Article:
• While the Philippines has both reasons for optimism and for pessimism, the observable and verifiable changes to the legal, regulatory, accounting, and economic systems are minimal, hence the country’s Magni Country Score is unchanged. If the populist sentiments erode the rule of law, the score will decline. Conversely, if the technocrats prove effective in strengthening the business environment, the score will increase.

Will Colombia Finally Unlock Its Potential?

  • In a referendum held earlier this month voters narrowly rejected a peace deal negotiated between the government of Colombian President Santos and the Revolutionary Armed Forces of Colombia (FARC). The agreement reached after four years of negotiations would have formally ended the 52-year-old conflict. Critics of the accord complained among other things that it went too easy on the rebels. The government expected that the country would see post-conflict benefits through better security and increased investment. The government is now trying to negotiate a new deal acceptable to both the FARC and the opposition. The risk is that continued political uncertainty could delay the adoption of important economic reforms. In particular, a much-needed tax overhaul which could help revive the economy appears to be delayed. The current loophole-ridden system assures that few Colombian companies and individuals do indeed pay the highest marginal rate of 70%.
  • The complexity of the approval process for a peace deal stands in the way of a promising situation. Colombia has one of the better prospects for an improved Magni Country Score.

A Stimulated, but Unreformed Japan Continues to Stagnate

  • The Japanese economy continues to struggle. The Bank of Japan has implemented a new round monetary easing measures that includes a commitment to keeping the interest rate on year 10-year government debt at zero. Despite over 3 years of aggressive easing, Japan’s central bank has been unable to generate its objective of sustained inflation. Another fiscal stimulus package has been passed in hopes of adding to the effectiveness of monetary policy. However, Japan’s continual spending since the 1990s has brought government debt to nearly 250% of annual economic output, the worst ratio in the world, without breaking the protracted period of There is also concern that heavy spending could backfire by adding to public concern about Japan’s economic future. What has been missing is the so-called third arrow of Abenomics, namely structural reforms such as lightening the regulatory burden and reforming the labor market.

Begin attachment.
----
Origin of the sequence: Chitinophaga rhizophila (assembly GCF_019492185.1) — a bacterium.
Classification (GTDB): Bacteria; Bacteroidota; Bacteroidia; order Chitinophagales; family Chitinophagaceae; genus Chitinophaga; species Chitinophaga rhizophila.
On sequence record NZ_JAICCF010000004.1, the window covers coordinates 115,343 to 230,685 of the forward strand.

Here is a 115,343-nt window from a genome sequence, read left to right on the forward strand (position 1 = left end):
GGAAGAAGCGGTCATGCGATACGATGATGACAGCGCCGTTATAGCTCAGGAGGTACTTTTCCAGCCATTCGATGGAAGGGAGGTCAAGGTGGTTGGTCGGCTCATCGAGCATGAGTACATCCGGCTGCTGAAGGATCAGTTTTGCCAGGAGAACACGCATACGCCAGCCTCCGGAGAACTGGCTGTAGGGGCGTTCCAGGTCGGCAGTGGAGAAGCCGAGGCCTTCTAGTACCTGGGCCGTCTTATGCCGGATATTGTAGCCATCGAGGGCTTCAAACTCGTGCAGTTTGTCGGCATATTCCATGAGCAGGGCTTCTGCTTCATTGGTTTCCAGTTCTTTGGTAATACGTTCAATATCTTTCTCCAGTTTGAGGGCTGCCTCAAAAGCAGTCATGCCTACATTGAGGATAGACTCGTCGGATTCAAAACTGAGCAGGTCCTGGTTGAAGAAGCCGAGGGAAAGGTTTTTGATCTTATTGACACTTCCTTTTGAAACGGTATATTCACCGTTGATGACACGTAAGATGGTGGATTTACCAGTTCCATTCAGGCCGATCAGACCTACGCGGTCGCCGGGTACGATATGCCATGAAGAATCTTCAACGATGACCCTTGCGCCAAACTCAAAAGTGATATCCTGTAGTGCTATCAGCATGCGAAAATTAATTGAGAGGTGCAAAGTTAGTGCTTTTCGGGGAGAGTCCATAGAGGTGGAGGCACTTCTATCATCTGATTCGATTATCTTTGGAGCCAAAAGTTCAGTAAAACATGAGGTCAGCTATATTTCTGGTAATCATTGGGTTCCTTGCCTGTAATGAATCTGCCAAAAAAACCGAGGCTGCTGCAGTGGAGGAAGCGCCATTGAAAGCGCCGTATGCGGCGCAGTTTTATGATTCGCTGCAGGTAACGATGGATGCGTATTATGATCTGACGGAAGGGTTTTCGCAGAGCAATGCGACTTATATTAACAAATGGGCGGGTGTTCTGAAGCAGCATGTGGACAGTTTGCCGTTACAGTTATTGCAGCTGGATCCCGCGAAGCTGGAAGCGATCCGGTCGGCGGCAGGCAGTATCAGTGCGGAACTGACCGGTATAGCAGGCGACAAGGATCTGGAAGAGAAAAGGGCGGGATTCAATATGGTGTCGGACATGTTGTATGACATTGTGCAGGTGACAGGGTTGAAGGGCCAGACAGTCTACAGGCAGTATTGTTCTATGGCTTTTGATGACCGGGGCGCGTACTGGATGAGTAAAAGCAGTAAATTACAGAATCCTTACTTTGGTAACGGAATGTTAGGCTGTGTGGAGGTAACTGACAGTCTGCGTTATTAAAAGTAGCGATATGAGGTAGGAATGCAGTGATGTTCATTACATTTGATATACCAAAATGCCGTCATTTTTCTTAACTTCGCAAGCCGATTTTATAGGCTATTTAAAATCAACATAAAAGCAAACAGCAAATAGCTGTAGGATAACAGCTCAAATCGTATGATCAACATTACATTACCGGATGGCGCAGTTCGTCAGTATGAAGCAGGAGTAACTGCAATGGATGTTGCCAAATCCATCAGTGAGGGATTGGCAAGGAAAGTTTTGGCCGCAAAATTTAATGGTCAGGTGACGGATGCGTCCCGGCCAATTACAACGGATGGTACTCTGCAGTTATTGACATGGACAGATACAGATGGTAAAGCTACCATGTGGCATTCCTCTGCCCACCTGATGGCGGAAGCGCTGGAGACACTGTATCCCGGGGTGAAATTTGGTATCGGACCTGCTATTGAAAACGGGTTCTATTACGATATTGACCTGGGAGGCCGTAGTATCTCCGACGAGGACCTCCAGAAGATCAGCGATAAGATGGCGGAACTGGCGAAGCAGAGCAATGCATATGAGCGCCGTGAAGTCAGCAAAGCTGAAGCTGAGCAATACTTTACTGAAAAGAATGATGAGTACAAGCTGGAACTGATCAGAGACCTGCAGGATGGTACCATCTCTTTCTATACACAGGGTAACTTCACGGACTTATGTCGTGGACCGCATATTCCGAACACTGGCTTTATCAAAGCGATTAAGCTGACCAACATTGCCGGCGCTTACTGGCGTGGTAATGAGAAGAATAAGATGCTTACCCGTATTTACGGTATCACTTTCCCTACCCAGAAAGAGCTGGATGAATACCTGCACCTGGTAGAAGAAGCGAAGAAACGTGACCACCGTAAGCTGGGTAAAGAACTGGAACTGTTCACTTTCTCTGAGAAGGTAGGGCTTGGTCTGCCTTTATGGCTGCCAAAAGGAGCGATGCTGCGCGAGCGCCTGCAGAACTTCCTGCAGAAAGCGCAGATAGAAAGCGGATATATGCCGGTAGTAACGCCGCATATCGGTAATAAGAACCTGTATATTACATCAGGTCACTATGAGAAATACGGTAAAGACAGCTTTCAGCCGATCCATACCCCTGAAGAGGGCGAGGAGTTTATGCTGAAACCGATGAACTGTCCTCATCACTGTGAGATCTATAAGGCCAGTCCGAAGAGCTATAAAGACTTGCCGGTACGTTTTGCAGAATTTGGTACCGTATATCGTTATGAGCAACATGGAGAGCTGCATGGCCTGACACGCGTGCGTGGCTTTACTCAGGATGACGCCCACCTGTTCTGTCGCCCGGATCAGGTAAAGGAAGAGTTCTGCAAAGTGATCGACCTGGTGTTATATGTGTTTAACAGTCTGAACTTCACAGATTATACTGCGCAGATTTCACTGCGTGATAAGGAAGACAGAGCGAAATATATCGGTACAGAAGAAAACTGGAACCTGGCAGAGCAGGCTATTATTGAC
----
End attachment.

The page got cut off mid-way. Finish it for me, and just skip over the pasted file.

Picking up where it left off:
• Making progress on the more difficult steps that will increase the economy’s long-run growth potential is critical to overcoming multiple decades of stagnation. Japan has a relatively low Magni Country Score for being such a developed country. The reforms, if implemented, would increase Japan’s score and its relative position among the other countries in the developed markets.